This The Americans review contains spoilers
The Americans Season 5 Episode 13
I’ve been thinking a lot about Shakespeare lately.
Party because of This American Life recently reran its excellent episode in which inmates perform the bloody final act of Hamlet and partly because I’m probably never not thinking about Shakespeare on some barely conscious level. This thought process has unlocked a memory from middle school that has ended up being far more transformative than I realized.
My 8th grade language arts teacher was an old teaching vet (and I think actual veteran). Mr. Ciborek was a paradoxically goofy yet stern guy who never seemed able to quit teaching. My mom told me that Ciborek kept retiring and the school kept begging him to come back like an aging action hero star. He looked like Santa if Santa kept his beard reasonably trimmed and hit the gym every now and then.
Anyway, Mr. Ciborek taught our class Romeo and Juliet Before we even began reading, Mr. Ciborek asked us a question.
“What’s the name of this play?”
Nice try, Dave, we know that answer. Easy points. “Romeo and Juliet” someone confidently replied.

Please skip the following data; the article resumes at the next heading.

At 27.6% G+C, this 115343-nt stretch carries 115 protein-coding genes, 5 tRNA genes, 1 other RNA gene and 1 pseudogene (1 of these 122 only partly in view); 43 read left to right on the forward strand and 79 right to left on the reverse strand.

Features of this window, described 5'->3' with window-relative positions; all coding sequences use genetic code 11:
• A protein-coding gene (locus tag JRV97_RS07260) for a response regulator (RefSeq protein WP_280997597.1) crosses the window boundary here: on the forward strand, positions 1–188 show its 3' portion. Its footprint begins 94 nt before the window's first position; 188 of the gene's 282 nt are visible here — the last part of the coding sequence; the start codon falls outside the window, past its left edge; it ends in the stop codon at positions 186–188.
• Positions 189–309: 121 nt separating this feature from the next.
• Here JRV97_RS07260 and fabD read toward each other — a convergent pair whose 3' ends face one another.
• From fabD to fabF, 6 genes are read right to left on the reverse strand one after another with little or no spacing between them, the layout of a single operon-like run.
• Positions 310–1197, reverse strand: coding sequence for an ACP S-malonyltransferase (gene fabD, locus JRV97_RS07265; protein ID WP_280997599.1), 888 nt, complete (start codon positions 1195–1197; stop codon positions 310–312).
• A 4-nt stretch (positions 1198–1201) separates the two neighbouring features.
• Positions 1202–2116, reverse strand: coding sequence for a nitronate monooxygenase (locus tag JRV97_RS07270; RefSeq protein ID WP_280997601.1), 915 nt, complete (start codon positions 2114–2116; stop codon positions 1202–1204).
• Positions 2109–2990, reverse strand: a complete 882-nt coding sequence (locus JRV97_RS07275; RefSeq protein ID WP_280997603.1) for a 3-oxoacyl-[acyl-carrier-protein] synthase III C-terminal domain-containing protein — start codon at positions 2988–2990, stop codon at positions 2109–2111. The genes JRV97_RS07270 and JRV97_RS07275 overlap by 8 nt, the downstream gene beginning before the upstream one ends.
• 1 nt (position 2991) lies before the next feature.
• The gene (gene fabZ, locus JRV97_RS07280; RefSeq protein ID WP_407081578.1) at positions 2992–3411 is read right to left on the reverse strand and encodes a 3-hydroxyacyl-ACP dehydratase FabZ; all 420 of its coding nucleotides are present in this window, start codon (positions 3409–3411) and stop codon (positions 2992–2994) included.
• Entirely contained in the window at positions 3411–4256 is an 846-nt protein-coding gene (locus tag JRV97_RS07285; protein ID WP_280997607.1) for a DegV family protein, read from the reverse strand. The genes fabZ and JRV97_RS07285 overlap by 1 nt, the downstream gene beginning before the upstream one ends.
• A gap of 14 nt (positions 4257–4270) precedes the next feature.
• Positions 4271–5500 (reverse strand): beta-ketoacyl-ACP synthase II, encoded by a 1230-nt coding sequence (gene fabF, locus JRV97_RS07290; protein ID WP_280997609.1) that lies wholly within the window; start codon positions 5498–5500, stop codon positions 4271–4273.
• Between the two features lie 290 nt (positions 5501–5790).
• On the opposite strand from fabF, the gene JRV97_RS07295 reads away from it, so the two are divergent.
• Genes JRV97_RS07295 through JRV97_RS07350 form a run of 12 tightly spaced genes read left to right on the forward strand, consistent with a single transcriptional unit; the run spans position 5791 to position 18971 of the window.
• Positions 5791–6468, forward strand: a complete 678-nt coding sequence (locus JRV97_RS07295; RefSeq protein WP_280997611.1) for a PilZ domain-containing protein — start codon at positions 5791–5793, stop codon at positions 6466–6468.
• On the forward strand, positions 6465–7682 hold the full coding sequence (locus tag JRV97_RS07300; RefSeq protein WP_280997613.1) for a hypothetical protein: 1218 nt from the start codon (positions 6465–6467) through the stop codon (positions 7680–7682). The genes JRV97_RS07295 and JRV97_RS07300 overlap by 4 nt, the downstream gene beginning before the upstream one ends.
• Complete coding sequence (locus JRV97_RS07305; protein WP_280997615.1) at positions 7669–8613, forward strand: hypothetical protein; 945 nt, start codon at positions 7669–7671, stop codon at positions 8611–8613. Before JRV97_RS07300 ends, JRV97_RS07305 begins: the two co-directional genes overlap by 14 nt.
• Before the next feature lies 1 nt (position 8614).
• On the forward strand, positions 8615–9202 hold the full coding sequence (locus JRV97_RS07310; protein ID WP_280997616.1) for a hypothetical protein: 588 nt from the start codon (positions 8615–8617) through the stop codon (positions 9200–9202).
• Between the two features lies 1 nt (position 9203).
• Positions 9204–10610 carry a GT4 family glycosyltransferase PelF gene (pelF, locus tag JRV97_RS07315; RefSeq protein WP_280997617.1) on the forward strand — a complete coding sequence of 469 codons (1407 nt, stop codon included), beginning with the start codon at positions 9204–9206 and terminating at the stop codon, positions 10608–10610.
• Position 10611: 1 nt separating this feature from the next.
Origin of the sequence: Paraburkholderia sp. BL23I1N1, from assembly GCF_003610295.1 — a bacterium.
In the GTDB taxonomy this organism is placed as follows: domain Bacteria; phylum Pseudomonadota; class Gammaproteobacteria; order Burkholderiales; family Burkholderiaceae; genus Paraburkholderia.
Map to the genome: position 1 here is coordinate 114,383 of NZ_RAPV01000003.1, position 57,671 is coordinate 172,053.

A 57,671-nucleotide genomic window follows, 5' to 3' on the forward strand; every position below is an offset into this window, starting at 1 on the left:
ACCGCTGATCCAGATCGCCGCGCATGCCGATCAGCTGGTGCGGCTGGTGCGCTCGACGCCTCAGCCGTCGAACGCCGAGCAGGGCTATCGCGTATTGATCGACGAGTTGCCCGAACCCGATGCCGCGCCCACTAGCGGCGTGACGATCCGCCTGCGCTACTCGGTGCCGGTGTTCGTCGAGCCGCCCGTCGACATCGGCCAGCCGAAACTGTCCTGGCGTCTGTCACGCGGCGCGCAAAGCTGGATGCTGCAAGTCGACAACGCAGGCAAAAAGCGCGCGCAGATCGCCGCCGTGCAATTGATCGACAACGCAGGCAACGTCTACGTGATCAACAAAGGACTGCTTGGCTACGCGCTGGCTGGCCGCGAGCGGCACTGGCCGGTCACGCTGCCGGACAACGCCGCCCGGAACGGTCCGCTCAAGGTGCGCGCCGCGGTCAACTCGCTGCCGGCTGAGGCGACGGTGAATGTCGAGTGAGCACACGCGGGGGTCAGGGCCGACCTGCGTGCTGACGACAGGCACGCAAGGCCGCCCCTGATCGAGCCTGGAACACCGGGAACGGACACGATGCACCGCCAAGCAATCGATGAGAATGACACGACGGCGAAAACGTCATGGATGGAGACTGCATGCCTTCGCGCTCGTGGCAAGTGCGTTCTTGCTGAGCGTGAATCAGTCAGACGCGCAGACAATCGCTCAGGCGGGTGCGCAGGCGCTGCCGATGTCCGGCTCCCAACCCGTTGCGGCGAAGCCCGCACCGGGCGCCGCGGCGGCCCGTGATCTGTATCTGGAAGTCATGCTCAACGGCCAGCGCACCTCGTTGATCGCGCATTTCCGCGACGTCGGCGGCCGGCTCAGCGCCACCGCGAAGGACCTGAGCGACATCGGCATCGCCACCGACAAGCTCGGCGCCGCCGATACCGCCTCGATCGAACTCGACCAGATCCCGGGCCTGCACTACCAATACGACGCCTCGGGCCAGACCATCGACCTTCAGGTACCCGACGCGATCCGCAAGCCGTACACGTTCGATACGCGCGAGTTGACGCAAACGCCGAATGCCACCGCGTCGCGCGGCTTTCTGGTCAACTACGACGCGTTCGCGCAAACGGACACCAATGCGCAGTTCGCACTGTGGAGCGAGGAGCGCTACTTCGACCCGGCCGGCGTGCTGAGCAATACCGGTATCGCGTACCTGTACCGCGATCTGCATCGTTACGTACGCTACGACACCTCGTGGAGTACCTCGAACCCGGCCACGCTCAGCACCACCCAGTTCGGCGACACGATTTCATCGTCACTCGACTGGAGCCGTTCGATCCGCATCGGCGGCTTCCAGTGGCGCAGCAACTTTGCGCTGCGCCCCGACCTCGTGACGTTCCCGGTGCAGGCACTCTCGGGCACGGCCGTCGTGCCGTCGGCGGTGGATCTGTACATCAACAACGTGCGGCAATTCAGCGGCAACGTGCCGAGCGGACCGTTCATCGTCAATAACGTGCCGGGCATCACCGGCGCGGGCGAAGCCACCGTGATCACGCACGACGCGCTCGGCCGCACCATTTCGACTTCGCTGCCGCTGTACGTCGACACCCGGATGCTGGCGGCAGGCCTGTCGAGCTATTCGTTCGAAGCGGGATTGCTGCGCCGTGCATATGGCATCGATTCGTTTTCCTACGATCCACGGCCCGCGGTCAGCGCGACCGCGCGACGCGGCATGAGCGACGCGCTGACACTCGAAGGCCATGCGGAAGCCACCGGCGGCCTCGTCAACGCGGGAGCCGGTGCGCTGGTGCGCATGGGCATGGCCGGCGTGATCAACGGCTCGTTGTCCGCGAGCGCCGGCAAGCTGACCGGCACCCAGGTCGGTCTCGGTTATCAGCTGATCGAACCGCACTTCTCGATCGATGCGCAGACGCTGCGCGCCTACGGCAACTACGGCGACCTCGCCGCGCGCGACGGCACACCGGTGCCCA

“Wrong. Look at the front of your book.”
“Oh, The Tragedy of Romeo and Juliet.”
“Correct. This play is called The Tragedy of Romeo and Juliet. Not “The Romance of Romeo and Juliet,” not the “The Love of Romeo and Juliet.” It’s the Tragedy of Romeo and Juliet.
“What these kids do at the end of the play is STUPID,” he bellowed in his astonishingly virile and well-practiced teacher-voice.
The point that Ciborek was trying to make is that this should not be an aspirational text for us. Apparently he one day read a story about two kids who committed suicide like their heroes Romeo and Juliet and ever since then he opened the class with that discussion and disclaimer.
The point that I took away, however, was: “there’s such a genre as a tragedy?” I knew tragedy existed as a concept in real life and I knew that tragedy was often utilized as a plot point in fiction but I never considered that it could be the whole point of fiction. I knew of actions and dramas and comedies and mysteries and many other genres I saw on TV and at the movies. I only knew of “tragedy” as a facet within say a drama or a mystery – I never knew that in Shakespeare’s day oftentimes “tragedy” was the whole point of a story.
Anywho, welcome to the final review of The Americans season 5. It’s called “The Soviet Division.” It may as well be called “The Tragedy of Philip and Elizabeth.”